We invite Michelle and Anthony to impart how small YouTubers target and manufacture videos without an established audience base. Michelle contemplates this for a while, before deciding that that her idol, popular YouTube vlogger Grace Helbig, bestowed her the philosophical mindset that she now avidly follows, “Make your videos for yourself, or if not, a close friend (Anthony) who you know will enjoy it, and not some imaginary audience you wish you had. That’s what Grace Helbig taught me, and it was like one of the greatest things I’ve ever heard because if you try to cater for a whole audience, it’s like so many people you can’t wrap your head around. So cater for a few people, and if they enjoy it, and if you enjoy it, then it shouldn’t be a big deal who is watching. Ask yourself what you want to watch and people will come from that.”
“Some people have misconceptions about YouTube friendships being all about getting views from collabs, but it’s not like that”- Anthony Farrah
“Some people have misconceptions about YouTube friendships being all about getting views from collabs, but it’s not like that,” Anthony reveals. Quite startling is the contrast between the traditional motive behind a YouTube relationship (Appearing in each other’s videos or “Collabs” with the hope of combining audiences) and the relationships Anthony and Michelle have made in the community. Despite knowing each other for an entire year and being close friends, but they haven’t made a video with each other outside of daily vlogs. Michelle explains, “ A YouTube friendship is far more than just doing collabs, because it’s so important to have friends who have the same interests as you, people you can share ideas with, and ask for help.” Although she would like to do a collab with Anthony, Michelle admits to us that she, like most YouTubers are “Really very busy all the time, and because of where I live too, I haven’t done many collabs, but i do hope to make a video about superheroes with Anthony one day.” She might be wise to share her innermost desires with Anthony, for he also hopes to make a collab video with Michelle soon, except, “I’m not sure on what subject exactly.”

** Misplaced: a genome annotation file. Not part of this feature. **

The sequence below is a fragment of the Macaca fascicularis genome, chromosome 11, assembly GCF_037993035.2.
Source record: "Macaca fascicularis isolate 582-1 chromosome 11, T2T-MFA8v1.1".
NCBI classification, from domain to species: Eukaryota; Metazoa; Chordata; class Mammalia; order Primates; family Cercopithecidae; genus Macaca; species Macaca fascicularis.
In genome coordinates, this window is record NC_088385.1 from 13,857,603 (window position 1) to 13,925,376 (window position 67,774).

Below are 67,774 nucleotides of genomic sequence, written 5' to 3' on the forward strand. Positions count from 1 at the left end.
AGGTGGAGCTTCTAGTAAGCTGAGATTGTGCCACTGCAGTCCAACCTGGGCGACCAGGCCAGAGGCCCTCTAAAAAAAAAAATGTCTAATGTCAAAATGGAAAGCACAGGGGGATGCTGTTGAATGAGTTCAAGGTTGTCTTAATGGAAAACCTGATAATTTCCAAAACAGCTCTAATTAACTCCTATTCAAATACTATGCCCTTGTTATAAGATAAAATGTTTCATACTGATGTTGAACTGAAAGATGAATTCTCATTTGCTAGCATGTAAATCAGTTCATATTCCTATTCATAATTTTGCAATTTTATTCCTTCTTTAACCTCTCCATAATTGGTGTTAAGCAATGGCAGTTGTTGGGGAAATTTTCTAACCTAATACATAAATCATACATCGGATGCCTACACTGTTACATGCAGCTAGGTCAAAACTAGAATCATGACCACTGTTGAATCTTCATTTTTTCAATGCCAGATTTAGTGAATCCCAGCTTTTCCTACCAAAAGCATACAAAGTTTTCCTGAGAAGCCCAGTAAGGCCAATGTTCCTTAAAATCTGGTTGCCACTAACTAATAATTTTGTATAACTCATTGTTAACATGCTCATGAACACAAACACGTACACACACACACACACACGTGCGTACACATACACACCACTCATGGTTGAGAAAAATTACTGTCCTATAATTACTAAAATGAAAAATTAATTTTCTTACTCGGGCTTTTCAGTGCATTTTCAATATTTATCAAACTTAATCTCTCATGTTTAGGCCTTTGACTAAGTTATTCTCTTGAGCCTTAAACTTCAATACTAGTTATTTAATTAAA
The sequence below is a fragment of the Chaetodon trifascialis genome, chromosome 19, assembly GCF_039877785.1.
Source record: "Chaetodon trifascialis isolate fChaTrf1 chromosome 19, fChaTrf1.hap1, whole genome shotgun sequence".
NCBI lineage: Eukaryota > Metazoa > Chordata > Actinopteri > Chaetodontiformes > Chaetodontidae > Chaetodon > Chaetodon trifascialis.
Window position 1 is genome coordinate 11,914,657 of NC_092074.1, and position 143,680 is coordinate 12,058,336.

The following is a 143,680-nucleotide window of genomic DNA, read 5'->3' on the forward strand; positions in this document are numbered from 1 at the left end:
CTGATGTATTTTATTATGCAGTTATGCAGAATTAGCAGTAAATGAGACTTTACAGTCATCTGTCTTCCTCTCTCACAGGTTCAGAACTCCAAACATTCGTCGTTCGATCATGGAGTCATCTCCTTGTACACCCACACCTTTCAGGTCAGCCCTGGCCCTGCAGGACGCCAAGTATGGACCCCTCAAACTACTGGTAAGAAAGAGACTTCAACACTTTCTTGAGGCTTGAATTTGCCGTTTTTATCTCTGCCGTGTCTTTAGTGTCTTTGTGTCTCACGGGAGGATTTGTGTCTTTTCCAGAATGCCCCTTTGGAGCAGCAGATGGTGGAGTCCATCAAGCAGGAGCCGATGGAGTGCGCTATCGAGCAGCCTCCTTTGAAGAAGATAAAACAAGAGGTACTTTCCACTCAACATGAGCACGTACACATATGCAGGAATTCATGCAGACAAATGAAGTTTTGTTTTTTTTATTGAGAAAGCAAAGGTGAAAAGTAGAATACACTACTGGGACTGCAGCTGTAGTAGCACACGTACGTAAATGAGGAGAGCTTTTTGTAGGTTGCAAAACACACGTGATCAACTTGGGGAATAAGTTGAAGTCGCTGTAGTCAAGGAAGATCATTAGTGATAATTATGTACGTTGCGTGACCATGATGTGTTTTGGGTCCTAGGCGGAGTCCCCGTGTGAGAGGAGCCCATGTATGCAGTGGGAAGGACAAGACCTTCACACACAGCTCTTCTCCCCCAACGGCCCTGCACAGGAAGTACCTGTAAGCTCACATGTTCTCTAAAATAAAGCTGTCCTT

Even if Michelle and Anthony don’t make their superhero collab video anytime soon, their audiences would be pleased to learn that their friendship extend far further than just what they exhibit on YouTube, and even extends to the wider YouTube community itself. “It’s good to find friends coz it’s good to feel you’re part of something,” Michelle says. “It helps me want to make videos whenever I’m hanging out with creators, I’m like, they’re all creating cool stuff, and here I am, just watching it, it makes me more motivated to want to create content.” We hope for many more videos from Michelle and Anthony to come.
Written by Dennis Fang;